24124 What's the Connection Between Seronegative Celiac Disease and Immunoglobulin Deficiency? - Celiac.com
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What's the Connection Between Seronegative Celiac Disease and Immunoglobulin Deficiency?

Celiac.com 11/04/2015 - A research team that conducted an analysis of the relationship between seronegative celiac disease and immunoglobulin deficiencies also conducted a literature search on the main medical databases, which revealed that seronegative celiac disease poses a diagnostic dilemma.

Image: CC--Valerie EverettThe research team included F. Giorgio, M. Principi, G. Losurdo, D. Piscitelli, A. Iannone, M. Barone, A. Amoruso, E. Ierardi, and A. Di Leo. They are variously affiliated with the Section of Gastroenterology at University Hospital Policlinico, Department of Emergency and Organ Transplantation at University of Bari in Bari, Italy.

They note that villous blunting, intraepithelial lymphocytes (IELs) count and gluten "challenge" are the most reliable markers in addressing seronegative celiac disease. They also note that immunohistochemistry/immunofluorescence tissue transglutaminase (tTG)-targeted mucosal immunoglobulin A (IgA) immune complexes in the intestinal mucosa of seronegative celiac disease patients may be useful.

In the team's view, tTG-mRNA was similarly increased in seropositive celiac disease and suspected seronegative celiac disease, and strongly correlated with the IELs count. This increase is found even in the IELs' range of 15-25/100 enterocytes, suggesting that there may be a "grey zone" of gluten-related disorders.

An immune deregulation, severely lacking B-cell differentiatio, underlies the association of seronegative celiac disease with immunoglobulin deficiencies. Therefore, celiac disease may be linked to autoimmune disorders and immune deficits, known as common variable immunodeficiency (CVID)/IgA selective deficiency.

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CVID is a heterogeneous group of antibody dysfunction, whose association with celiac disease revealed only by a positive response to a gluten-free diet. The research team suggests a possible familial inheritance between celiac disease and CVID.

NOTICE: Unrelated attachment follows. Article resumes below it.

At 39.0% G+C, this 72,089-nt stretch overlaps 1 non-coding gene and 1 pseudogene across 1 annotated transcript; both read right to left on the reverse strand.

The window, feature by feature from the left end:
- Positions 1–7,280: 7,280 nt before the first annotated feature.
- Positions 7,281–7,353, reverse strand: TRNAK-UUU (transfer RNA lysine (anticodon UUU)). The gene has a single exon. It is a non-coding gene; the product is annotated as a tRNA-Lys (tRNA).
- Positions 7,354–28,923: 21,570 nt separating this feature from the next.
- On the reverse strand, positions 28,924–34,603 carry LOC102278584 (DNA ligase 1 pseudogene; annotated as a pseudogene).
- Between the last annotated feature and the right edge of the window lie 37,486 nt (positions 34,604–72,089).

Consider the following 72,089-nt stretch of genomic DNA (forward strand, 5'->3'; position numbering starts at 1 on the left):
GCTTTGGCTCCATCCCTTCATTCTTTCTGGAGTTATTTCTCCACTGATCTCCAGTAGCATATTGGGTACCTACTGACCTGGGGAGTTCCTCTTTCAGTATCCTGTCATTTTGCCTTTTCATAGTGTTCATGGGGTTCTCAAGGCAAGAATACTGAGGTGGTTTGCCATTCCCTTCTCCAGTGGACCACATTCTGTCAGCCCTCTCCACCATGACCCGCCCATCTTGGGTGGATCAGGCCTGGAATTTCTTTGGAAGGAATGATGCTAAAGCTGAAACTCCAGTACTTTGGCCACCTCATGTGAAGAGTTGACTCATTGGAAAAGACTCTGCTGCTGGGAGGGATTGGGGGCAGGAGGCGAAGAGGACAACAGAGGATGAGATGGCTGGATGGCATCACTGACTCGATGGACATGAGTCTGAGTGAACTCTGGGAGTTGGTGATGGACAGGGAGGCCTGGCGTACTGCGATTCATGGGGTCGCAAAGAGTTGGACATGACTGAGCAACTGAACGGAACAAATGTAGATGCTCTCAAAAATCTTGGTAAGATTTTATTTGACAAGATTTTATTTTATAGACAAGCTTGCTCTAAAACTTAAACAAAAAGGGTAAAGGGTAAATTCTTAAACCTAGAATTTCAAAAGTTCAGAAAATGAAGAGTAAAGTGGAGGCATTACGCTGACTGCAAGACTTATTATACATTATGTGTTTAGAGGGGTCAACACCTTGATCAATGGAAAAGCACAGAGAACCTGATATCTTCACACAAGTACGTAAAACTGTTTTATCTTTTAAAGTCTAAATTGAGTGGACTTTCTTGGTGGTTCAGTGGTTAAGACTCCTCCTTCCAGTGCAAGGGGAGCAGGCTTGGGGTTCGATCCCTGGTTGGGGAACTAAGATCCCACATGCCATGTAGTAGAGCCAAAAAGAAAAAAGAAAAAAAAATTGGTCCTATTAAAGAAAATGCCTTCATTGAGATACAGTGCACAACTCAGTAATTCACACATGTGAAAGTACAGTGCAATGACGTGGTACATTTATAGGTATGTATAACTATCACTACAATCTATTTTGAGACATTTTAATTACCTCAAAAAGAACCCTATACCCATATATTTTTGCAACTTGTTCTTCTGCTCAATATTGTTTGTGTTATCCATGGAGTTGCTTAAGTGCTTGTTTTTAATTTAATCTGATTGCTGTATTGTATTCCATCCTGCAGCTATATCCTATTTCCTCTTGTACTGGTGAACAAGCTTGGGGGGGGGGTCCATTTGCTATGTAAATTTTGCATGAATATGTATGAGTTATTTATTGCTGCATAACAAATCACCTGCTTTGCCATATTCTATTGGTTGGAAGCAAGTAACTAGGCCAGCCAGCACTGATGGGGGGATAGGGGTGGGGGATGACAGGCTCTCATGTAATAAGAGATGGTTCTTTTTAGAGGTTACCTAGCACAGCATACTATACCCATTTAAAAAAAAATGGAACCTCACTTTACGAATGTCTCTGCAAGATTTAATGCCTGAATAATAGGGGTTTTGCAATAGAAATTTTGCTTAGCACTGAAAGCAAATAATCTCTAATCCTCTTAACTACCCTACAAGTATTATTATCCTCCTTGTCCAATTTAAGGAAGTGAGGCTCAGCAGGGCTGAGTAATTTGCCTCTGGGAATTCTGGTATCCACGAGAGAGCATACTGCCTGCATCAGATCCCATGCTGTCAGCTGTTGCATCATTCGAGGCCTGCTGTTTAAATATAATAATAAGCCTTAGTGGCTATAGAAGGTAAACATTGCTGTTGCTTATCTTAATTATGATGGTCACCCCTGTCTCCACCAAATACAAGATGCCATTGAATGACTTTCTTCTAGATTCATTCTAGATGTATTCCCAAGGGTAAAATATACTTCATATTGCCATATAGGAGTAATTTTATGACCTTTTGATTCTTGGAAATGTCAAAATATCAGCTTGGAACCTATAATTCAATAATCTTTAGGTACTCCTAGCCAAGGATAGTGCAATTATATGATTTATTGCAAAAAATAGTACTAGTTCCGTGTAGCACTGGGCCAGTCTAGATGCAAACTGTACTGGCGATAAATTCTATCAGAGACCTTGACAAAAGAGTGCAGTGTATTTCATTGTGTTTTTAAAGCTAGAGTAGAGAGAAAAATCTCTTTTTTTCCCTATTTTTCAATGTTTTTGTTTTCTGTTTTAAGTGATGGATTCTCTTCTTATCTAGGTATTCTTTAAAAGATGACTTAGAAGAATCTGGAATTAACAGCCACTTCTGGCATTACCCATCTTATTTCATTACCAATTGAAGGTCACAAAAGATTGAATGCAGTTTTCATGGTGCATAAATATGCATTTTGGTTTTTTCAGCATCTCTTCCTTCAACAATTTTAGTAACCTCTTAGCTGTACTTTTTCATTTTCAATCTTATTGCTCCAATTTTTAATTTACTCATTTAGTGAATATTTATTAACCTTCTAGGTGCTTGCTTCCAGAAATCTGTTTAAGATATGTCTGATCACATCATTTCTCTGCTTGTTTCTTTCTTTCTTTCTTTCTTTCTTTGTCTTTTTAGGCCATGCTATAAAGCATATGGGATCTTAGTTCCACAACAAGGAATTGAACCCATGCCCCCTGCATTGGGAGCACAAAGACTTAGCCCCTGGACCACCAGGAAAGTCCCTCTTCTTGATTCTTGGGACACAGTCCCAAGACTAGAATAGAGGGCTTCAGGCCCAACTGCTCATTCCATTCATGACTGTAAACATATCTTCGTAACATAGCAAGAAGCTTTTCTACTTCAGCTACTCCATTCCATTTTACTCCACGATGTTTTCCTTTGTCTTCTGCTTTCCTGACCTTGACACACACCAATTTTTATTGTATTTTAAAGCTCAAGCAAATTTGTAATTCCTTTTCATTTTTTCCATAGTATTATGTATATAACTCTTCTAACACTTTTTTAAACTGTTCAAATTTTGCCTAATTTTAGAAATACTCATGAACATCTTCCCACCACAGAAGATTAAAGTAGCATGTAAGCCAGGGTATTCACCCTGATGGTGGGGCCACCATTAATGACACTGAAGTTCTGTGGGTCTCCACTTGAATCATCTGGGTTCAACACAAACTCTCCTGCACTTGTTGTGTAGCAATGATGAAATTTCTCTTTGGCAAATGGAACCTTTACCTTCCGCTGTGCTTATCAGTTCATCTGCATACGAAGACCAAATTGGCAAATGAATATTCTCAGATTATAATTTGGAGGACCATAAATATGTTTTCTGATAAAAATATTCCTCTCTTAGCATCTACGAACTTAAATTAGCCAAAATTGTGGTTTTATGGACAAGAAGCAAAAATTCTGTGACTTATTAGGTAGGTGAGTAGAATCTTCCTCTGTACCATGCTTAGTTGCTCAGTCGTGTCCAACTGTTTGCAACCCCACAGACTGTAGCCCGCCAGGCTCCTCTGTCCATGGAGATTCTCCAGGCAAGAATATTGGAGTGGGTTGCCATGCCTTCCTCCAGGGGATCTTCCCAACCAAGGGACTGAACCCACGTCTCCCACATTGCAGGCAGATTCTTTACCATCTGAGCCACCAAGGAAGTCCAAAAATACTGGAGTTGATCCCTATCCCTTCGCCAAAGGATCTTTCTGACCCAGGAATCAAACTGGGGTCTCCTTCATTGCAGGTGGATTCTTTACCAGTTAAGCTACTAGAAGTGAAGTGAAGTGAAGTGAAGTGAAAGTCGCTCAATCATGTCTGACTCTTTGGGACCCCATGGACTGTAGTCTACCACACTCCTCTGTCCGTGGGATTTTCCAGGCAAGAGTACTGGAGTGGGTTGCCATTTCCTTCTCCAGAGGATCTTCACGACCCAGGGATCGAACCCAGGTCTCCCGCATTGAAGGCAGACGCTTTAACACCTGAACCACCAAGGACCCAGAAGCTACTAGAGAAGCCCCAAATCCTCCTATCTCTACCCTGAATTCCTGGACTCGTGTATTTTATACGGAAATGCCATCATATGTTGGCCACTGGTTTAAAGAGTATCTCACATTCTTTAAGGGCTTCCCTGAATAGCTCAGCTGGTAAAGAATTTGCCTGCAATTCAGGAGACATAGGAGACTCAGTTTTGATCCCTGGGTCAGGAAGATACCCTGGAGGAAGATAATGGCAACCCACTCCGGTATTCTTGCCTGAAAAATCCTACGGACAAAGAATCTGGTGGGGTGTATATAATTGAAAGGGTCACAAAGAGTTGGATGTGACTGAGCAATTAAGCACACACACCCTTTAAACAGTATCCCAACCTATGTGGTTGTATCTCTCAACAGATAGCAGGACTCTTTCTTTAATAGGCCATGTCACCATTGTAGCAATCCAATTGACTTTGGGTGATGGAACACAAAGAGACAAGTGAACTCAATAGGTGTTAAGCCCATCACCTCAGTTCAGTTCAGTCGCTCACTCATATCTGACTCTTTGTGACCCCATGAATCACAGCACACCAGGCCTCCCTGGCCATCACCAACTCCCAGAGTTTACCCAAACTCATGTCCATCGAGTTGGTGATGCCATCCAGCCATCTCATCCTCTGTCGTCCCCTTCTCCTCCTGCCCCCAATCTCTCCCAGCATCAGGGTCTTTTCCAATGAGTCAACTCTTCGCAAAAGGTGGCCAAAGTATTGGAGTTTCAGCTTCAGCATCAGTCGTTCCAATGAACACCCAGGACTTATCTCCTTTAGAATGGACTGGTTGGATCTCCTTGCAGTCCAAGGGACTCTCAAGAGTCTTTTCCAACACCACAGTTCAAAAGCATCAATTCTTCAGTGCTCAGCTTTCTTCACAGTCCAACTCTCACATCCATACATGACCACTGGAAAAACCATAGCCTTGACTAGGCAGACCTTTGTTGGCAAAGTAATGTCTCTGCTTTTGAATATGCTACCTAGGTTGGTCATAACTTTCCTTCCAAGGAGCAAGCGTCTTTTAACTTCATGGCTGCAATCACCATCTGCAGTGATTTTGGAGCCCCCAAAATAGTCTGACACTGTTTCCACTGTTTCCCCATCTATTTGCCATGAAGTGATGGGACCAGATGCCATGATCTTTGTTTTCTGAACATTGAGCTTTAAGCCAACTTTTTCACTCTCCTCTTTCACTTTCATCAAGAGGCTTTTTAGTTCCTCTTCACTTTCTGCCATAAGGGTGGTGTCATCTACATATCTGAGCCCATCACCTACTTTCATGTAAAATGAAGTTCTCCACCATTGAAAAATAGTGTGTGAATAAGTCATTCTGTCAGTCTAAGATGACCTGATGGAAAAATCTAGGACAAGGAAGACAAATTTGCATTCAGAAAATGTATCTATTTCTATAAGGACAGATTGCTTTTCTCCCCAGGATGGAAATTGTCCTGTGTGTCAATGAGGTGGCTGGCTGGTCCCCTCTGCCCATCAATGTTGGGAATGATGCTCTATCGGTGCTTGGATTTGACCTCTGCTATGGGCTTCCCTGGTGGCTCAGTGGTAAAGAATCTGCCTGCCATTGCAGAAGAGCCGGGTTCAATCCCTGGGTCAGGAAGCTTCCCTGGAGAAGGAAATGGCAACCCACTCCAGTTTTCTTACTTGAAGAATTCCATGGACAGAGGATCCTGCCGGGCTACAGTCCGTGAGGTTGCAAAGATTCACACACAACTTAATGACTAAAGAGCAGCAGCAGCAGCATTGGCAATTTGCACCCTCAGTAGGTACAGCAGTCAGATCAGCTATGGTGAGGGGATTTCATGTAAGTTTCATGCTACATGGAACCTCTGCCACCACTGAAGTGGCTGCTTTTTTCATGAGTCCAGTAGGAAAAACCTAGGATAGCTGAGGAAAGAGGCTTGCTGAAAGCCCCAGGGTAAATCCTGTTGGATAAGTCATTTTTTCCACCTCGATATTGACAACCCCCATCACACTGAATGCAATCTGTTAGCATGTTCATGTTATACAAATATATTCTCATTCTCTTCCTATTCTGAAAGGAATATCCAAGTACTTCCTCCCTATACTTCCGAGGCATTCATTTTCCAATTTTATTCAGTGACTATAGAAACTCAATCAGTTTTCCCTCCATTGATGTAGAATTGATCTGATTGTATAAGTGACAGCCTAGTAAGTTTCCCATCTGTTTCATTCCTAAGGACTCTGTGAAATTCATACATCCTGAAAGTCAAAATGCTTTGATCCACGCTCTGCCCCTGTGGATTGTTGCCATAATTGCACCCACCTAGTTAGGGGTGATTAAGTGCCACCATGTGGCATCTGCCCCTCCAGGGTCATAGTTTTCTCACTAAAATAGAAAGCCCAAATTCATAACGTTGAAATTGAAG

Selective IgA deficiency, commonly associated with celiac disease, accounts for IgA-tTG seronegativity. Selective IgM deficiency (sIgMD) is rare, with less than 300 documented cases, and is connected to celiac disease in 5% of cases.

The team diagnosed seronegative celiac disease in a patient affected by sIgMD using the tTG-mRNA assay. One-year on a gluten-free diet restored IgM levels.

This study data support a link between seronegative celiac disease and immunoglobulin deficiencies, and invites researchers to take a closer look at this connection.

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So just to clarify had not consumed any gluten for about 4 days before testing. I was assured by my allergist that it wouldn't affect the test. But what was alarming was that she retested my food allergies (my most recent reaction was two weeks ago) and every food allergy I have came back negative. I don't understand how that is possible. These food allergies developed when I was 20 and I am almost 24 now.

Thanks! You too! I have learned from this experience to take charge of my own health. It's nice at least that we can try the gluten-free treatment without a firm diagnosis or a doctor confirming the disease. I've also felt some of the gluten withdrawal symptoms, and my stomach pain ebbs and flows, but I'm determined to stick with the gluten-free diet to see what a difference it makes. Gemini, thank you! This was really validating and useful for me to hear. I've felt so confused through this process and just want some answers. If the biopsy results do come back negative, I'm going to follow your advice and do the gluten-free diet with repeat blood testing after a while. If they come back positive, well, then I'll have my answer. I'm supposed to get them back next week.

I have celiac and eosinaphalic esophagitis. I was put on a steroid inhaler recently. I use it like an inhaler but swallow the air instead of breathing it in. You may want to look into EOE and it's relationship to celiac. Just a thought. My swallowing and celiac seem to be related.

You have eat gluten every single day until after testing. And the celiac blood test is supposed to be done as well.

If I was the big guy, there's no way I would have to wait 3 and a half weeks for a test lol. My GI doc never recommended the antibody test. He said doing it with the scope was the only sure way to know. Does anybody know if I should eat a little gluten the day before my test to see if I will get an accurate enough test? Or will it not matter, once the damage is done it's done?